BOB: My point is Japan responded successfully to a national work crisis based primarily on neuroses and nobody noticed. They didn’t notice because the solution allowed Japanese folks to proudly overwork without actually overworking. There have to be other ways to effect change in the workplace without causing major pain. 

If we’re going to fault the USA (and I have no problem doing that), middle class wage stagnation since 1980 has hurt the ability of those workers to consume, hurting in turn the U.S. economy.  If we looked at these measures (the Three Rs) as helping the economy, suddenly those fat-cat CEOs might see things differently.

KAI-FU: U.S. wealth gap is the single item all people can agree on — it has gotten a lot worse, and will get much worse with AI.   With all this talk, all they can come up is UBI?

BOB: Couldn’t we do the same thing — just increase the number of holidays?

The ultimate economic argument that folks like Trump refuse to get is that the work force is also the consumer force. Export economies like Germany, China, and Japan see that less so, but China is right now going into a transition where its domestic consumption is going to be more and more important. Henry Ford raised his workers’ pay to $5 per day in 1908 and became the dominant car company as a result. He got it. Trump doesn’t.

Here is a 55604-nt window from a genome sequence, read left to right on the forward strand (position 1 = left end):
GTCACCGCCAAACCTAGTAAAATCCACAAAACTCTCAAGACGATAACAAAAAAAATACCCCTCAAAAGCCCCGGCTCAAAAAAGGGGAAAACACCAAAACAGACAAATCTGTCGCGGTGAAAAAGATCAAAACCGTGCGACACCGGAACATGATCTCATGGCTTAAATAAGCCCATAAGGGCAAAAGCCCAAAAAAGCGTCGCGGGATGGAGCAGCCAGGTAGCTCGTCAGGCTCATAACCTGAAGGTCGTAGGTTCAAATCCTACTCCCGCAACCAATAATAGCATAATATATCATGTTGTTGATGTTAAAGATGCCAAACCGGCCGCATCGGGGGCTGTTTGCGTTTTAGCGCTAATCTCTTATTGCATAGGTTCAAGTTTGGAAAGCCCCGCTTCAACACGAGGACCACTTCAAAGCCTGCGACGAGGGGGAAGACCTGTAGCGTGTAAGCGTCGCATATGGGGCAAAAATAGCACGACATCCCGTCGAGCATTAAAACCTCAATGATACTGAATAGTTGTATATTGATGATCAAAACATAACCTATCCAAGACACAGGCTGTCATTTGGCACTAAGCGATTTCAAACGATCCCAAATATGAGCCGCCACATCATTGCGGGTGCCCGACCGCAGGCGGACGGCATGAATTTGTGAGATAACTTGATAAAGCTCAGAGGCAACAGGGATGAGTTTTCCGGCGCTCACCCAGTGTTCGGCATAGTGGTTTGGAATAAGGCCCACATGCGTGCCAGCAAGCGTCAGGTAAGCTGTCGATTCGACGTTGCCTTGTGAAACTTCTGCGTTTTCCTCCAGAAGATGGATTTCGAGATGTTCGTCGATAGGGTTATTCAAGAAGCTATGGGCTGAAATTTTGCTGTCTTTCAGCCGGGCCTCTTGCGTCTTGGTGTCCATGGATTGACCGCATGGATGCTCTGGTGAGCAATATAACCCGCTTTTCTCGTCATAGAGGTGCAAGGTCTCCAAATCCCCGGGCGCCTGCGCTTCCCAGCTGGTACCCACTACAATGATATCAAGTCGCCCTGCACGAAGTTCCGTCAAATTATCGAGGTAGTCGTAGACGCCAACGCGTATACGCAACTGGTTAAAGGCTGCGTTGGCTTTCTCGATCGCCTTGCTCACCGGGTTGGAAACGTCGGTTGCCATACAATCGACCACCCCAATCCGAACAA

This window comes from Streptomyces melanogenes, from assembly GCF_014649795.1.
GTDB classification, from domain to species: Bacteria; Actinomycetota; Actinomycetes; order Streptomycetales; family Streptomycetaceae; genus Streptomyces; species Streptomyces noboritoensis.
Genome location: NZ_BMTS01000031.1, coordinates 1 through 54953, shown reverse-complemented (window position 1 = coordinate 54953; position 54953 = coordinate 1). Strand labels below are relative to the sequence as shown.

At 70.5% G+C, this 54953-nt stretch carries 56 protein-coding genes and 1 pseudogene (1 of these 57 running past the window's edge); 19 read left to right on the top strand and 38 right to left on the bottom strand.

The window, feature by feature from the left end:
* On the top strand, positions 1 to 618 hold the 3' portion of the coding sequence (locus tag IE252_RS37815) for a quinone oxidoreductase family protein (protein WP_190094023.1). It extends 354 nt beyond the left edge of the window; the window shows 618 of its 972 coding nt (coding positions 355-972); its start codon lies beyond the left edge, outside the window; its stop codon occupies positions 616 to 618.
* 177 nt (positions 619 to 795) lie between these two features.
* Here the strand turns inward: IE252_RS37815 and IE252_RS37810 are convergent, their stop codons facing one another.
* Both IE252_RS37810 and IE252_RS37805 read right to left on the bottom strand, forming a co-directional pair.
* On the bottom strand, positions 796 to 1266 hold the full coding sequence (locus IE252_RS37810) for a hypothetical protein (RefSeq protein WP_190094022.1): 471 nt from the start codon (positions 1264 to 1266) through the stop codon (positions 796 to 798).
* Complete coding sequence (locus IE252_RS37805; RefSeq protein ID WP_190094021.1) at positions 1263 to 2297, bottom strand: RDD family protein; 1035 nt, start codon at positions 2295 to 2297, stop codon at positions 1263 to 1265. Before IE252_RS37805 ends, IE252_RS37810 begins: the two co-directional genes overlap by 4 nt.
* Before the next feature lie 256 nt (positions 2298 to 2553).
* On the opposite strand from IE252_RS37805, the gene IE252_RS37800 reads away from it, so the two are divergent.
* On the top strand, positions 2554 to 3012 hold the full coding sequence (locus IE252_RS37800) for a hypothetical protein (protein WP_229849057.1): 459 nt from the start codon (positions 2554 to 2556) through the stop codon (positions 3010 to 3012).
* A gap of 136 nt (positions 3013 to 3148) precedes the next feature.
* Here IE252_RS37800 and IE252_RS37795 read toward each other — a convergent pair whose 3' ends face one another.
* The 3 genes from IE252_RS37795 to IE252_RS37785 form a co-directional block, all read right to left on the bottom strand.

I hope altruism does rise in the AI age, but I don’t see any way to MAKE that happen. Do you?

KAI-FU: I think we are on a path of the worst collision between nationalism, AI monopolies, lack of social responsibility, growing inequality, and joblessness.

But I think the future is going to depend on how we choose to face it, and our collective consciousness will determine our fate.  So I feel I might play a small role to take a more positive outlook and hope it might spread to a small number of people.  

BOB: We are definitely going into a period of enormous flux. I have three sons (16, 14, 12) and can’t imagine what any of them will do for a career. They have dreams and aspirations, of course, but the playing field is shifting so rapidly that it is hard to predict the future with any confidence. But what I CAN predict is that we won’t go into a dystopian future because my kids wouldn’t stand for that. There is a huge correction coming and the only thing my kids believe is that they will control that correction. Who am I to say they are wrong?

KAI-FU: My kids are both in the arts : )

My old friend Adam Dorrell’s company, CustomerGauge, is having an event on September 14th at the Computer History Museum in Mountain View, CA. I’ll be there as host, moderator and valet parking attendant. CustomerGauge is a Software-as-a-Service (SaaS) platform that measures and reports on customer feedback in real time.